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Goal Setting

By Bill Dodson

I met Bill Dodson at the Albuquerque Health Club on Gibson. He is a national caliber runner in his age category. While at the gym he's been rehabing an injured ankle. He is smart, trains in an intelligent, well-researched fashion, and works hard. This past weekend he competed in a marathon, only weeks after being able to run at all. -- EE

As is probably true in any discipline, I find explicit goals to be veryimportant in running. There are general goals, such as being the best I canbe, but the ones that really count are the ones that help keep meenthusiastic, focused and training smartly.

I try to always have a goal or set of goals for the coming year, plus goalsfor each coming event. For the year, my goals tend to include some newpersonal achievement, or setting of a new course or national age grouprecord. As an example, this year after entering the 65-69 age group I hopeto run a sub three-hour marathon, set a new 65-69 age group course record atthe Pikes Peak Marathon and set a new 65-69 age group national record in a50 mile road race.

These are all goals that will stretch me to the limits ofmy ability, but for which I have enough experience to believe they arepossible. A characteristic of yearly goals is that there are typicallymultiple opportunities to meet them.

For specific events I like to have three goals which I refer to as mydisappointment goal, my motivation goal and my dream goal. Thedisappointment goal represents a time which, if I don't achieve, indicates asignificant weakness in some aspect of training or effort. The motivationgoal represents a time which I believe I can realistically achieve, but willtake a really good effort on top of smart and hard training. The dream goalrepresents a time such that with ultimate training and effort, along withideal conditions, I just might have a chance at achieving.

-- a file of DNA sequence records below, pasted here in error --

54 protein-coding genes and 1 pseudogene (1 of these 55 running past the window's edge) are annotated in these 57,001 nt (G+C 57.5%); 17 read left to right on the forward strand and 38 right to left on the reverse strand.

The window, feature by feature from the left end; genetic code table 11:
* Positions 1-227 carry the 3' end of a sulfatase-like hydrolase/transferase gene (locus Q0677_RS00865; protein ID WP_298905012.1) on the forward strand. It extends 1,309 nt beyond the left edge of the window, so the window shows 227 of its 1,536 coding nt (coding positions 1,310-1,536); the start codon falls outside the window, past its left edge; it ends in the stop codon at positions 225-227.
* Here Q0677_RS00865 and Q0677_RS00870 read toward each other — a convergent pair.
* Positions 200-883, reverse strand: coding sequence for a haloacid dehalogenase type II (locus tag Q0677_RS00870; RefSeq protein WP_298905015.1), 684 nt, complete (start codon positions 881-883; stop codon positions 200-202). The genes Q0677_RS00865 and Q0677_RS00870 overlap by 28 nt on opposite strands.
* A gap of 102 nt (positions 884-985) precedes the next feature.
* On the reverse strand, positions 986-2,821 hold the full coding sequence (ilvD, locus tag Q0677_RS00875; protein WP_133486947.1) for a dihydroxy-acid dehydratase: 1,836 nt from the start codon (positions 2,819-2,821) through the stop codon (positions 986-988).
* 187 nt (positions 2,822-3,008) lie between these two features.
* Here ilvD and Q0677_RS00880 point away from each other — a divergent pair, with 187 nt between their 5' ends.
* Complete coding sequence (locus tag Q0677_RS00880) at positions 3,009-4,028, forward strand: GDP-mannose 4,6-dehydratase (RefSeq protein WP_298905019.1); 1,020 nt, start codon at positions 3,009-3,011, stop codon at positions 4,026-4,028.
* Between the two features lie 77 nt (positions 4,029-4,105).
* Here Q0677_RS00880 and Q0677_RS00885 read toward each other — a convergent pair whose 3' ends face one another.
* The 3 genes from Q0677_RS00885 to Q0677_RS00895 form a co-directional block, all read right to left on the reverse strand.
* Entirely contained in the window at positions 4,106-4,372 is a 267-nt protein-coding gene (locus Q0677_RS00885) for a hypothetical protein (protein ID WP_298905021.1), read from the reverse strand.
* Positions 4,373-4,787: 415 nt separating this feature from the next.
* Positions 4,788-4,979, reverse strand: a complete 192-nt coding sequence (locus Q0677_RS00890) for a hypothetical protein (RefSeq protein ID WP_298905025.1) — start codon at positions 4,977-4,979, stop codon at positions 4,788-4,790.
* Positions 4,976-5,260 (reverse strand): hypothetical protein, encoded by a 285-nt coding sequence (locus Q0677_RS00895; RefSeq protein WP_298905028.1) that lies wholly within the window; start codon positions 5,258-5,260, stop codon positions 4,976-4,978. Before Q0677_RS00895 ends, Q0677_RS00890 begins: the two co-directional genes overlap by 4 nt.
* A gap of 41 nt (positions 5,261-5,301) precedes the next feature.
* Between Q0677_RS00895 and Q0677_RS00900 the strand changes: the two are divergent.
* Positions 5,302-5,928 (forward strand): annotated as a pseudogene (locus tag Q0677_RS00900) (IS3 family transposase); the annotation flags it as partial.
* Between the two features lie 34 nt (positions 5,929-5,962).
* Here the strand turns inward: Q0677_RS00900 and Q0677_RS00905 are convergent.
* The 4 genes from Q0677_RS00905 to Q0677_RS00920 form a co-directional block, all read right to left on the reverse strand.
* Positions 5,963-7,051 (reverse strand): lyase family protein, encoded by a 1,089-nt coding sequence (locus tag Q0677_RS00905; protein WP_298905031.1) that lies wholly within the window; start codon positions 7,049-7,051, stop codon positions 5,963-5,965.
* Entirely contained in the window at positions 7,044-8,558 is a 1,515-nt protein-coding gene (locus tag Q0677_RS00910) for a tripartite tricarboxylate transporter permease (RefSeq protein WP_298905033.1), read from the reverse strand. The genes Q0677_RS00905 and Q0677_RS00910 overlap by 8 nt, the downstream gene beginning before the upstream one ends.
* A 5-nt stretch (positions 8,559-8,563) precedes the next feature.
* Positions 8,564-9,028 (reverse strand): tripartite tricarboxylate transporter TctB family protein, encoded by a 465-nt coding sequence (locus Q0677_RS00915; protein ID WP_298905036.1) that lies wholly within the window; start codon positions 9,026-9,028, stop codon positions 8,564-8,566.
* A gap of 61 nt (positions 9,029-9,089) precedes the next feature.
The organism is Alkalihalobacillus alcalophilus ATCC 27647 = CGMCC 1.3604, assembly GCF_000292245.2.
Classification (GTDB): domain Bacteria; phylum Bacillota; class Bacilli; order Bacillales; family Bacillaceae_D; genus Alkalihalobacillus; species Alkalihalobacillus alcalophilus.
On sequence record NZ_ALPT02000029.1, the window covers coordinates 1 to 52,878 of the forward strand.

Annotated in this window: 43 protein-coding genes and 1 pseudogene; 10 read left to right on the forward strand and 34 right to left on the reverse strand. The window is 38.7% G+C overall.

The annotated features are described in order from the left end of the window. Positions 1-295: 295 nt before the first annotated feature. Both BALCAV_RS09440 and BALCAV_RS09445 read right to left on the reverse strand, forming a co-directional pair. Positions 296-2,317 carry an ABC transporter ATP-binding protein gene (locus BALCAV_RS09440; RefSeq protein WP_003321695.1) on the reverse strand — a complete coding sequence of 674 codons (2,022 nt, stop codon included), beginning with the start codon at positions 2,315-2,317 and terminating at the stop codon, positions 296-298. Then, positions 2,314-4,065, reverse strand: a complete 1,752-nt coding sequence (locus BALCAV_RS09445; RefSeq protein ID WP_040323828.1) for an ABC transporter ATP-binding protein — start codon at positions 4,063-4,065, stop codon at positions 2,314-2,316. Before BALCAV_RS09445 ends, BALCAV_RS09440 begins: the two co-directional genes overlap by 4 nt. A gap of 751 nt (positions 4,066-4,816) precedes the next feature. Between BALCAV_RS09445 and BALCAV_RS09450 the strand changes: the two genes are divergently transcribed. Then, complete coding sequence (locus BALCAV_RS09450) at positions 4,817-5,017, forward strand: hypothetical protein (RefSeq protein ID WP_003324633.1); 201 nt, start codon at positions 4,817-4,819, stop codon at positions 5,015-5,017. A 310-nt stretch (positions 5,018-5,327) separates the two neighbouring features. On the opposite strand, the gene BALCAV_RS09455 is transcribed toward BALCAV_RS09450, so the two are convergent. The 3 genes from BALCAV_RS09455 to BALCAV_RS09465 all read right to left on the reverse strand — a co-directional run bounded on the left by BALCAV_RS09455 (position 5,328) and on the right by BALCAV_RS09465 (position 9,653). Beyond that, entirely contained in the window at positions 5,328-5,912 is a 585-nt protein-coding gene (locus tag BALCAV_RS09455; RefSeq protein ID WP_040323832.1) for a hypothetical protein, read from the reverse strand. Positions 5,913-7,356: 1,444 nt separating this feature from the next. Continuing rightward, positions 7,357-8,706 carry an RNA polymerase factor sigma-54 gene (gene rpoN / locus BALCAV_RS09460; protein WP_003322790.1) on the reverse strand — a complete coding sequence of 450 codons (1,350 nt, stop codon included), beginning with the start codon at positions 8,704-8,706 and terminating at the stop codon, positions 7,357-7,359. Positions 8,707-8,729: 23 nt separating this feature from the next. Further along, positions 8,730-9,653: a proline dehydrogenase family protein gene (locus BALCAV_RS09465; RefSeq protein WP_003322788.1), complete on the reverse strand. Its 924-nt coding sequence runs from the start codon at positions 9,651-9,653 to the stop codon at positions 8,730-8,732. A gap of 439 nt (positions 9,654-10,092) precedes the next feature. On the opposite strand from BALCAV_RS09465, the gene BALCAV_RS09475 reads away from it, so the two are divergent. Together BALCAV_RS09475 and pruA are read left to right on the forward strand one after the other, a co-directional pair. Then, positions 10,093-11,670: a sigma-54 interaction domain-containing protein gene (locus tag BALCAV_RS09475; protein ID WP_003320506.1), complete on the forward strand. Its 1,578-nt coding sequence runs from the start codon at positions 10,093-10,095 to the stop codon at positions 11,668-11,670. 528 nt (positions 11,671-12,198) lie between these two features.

Goals can also be used effectively in training as well as competition. For atrack workout day a goal for me might be to do 16x400 meter intervals atunder 90 seconds with a 200 meter recovery jog, getting the fastest time onthe last one. A good long distance training goal might be to do 15-20 milesat 1-2 minutes per mile slower than marathon pace, followed by 5 miles atmarathon goal race pace.

Some people tend to keep their goals to themselves, especially until afterthe event. Without planning it that way, I tend to broadcast mine to anyonewilling to listen. Hopefully this enhances my motivation, but requires theability to constructively handle embarrassment. One potential danger withthis approach is a tendency to push on when I should drop out or ease off toavoid serious injury. Fortunately, I have found my 'fans' (especially allthose who matter) to be very understanding (except for myself, my mostcritical fan :-).

 © 2000-1
 Bill Dodson
 John Tomlinson
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